Common cuckoos exhibit highly developed social lives (Davies 2000), although several details have not yet been described and understood. This species is thought to be polygynandrous (Marchetti et al. 1998; Wyllie 1975), where, in the simplest case, overlapping territories of 1–3 males encompass the laying area of a single female cuckoo. In our study area, we also found a similar spacing pattern of common cuckoos of overlapping territories of 1–3 males around an individual female cuckoo during their breeding season (Moskát and Hauber 2019). Male cuckoos that compete for females somewhat tolerate the presence of 1–2 additional (and presumably familiar) males in a female’s laying area, but are intolerant toward non-familiar intruders (Moskát et al. 2017).

We agree with Gärtner (1981) that the most typical case of a female territorial system is where dominant females have more or less separate (partly overlapping) laying areas. In such a system, it would be crucial that female cuckoos recognise each other, advertise their claim for territories, and defend their territories. Because common cuckoos exhibit no parental care and defending an area with several host nests suitable for parasitism is costly, behavioural mechanisms to lower the intensity and costs of inter-female aggression are predicted to evolve. Female calling could be seen as such a mechanism because it elicits a quick response from male and female cuckoos locally. The difference revealed by PCAs for females and males was explained by the higher number of males than females at a trial site and by the more cryptic behaviour of the females in this species (Davies 2000). In essence, these characters explained the quicker responses of males than females to decoys coupled with the playback calls. Besides the latency and intensity of responses, the presumed behavioural functions of the two sexes when detecting and intercepting an intruder during the experimental trial were also different. Males were likely attempting to look for new mating possibilities, whereas females were trying to defend their existing resources (i.e. host nests).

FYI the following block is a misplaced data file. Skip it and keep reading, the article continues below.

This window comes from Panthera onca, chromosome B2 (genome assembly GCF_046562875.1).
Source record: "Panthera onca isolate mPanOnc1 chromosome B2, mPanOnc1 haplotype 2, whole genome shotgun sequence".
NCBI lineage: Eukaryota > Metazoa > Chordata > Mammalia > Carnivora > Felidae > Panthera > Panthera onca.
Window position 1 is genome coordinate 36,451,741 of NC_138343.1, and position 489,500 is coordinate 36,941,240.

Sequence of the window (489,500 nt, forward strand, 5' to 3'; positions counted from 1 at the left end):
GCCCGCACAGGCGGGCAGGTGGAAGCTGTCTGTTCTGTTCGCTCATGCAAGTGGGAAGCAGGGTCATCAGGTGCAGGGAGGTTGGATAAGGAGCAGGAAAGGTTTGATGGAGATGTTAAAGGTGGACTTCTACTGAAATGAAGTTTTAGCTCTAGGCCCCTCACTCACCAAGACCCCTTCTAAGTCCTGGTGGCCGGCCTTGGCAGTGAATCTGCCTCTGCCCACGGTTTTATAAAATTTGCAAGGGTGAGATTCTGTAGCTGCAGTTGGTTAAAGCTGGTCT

Theory predicts that the typically rare cuckoo female colour morph (i.e. rufous) can be evolutionarily advantageous from several aspects (e.g. Mappes and Lindström 2012). However, we report statistically similar responses of female and male cuckoos toward rufous and grey models of cuckoos presented during playback experiments with female bubbling calls when the rufous morph was as common as the grey morph. Our study revealed that colour polymorphism did not affect territorial interactions amongst female cuckoos and social interactions with males. Therefore, we suggest that further studies should address the role of colour polymorphism in other socio-ecological contexts. This could include sexual selection, immunity trade-offs, and parasite loads (Ducrest et al. 2008; Arai et al. 2018). In brood parasite-host interactions, adaptations and counteradaptations from the two sides are of particular importance. Future studies should also focus on cuckoo-host interactions in the context of adult female colour polymorphism both at sites where the rufous morph is rare (most populations) and again in Hungary (where the rufous morph is common). For example, female cuckoos often parasitise host nests in the late afternoon (e.g. Davies and Brooke 1988; Honza et al. 2002), or even under dim light conditions at sunset (our observations in our study area), when the rufous morph could be less visible to hosts and, consequently, could be more advantageous for laying rufous cuckoos.